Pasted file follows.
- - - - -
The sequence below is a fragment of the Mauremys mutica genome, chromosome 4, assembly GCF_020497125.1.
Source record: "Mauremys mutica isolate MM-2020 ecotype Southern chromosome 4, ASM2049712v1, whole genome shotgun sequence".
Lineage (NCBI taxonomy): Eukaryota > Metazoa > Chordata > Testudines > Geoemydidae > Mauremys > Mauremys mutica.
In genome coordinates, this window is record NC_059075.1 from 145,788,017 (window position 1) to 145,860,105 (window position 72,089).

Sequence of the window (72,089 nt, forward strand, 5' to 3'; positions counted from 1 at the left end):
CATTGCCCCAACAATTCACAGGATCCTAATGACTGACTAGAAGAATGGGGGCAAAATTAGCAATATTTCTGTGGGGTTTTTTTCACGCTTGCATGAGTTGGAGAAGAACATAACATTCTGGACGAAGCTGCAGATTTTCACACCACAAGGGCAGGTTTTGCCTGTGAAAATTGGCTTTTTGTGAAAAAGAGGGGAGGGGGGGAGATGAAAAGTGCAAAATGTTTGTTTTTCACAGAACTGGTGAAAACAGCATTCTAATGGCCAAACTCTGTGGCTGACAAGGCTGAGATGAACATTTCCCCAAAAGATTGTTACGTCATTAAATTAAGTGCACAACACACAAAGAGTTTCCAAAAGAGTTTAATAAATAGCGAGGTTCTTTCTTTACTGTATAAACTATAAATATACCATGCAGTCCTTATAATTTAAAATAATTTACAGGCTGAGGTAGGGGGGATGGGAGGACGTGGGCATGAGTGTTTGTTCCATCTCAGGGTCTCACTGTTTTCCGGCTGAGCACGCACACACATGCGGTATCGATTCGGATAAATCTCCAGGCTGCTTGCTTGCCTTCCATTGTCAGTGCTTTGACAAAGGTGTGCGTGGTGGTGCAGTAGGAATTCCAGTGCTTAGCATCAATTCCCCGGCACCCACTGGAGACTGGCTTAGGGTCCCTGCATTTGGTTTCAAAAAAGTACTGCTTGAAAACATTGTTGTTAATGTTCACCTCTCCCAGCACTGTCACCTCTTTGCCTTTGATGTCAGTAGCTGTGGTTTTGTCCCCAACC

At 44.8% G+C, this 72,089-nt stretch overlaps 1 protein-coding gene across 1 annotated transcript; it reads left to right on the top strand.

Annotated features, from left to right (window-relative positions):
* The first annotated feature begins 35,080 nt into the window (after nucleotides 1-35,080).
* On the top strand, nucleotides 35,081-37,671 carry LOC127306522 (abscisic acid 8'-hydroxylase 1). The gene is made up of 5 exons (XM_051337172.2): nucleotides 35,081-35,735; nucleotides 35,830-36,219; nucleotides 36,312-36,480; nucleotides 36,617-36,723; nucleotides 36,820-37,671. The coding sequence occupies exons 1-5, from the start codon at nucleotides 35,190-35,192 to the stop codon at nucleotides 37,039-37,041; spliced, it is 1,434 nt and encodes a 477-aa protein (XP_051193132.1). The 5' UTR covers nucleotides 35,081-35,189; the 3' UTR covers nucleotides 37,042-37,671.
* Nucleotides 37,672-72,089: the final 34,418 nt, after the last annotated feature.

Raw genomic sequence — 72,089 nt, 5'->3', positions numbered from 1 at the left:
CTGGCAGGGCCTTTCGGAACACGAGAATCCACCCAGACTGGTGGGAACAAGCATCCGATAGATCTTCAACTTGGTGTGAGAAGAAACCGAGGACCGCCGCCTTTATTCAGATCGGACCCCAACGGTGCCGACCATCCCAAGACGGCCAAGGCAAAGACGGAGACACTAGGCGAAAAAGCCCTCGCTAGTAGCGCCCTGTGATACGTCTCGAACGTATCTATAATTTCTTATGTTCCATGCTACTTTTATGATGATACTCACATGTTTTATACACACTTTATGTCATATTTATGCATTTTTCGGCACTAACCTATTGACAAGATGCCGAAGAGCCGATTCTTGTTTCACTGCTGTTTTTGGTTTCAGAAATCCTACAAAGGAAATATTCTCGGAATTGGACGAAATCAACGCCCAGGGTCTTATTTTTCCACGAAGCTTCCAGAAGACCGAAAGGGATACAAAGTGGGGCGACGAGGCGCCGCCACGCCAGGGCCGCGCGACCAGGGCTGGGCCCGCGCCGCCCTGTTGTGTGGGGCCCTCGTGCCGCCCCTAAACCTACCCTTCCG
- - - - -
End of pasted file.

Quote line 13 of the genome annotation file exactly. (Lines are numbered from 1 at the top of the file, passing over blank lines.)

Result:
CTGGCAGGGCCTTTCGGAACACGAGAATCCACCCAGACTGGTGGGAACAAGCATCCGATAGATCTTCAACTTGGTGTGAGAAGAAACCGAGGACCGCCGCCTTTATTCAGATCGGACCCCAACGGTGCCGACCATCCCAAGACGGCCAAGGCAAAGACGGAGACACTAGGCGAAAAAGCCCTCGCTAGTAGCGCCCTGTGATACGTCTCGAACGTATCTATAATTTCTTATGTTCCATGCTACTTTTATGATGATACTCACATGTTTTATACACACTTTATGTCATATTTATGCATTTTTCGGCACTAACCTATTGACAAGATGCCGAAGAGCCGATTCTTGTTTCACTGCTGTTTTTGGTTTCAGAAATCCTACAAAGGAAATATTCTCGGAATTGGACGAAATCAACGCCCAGGGTCTTATTTTTCCACGAAGCTTCCAGAAGACCGAAAGGGATACAAAGTGGGGCGACGAGGCGCCGCCACGCCAGGGCCGCGCGACCAGGGCTGGGCCCGCGCCGCCCTGTTGTGTGGGGCCCTCGTGCCGCCCCTAAACCTACCCTTCCG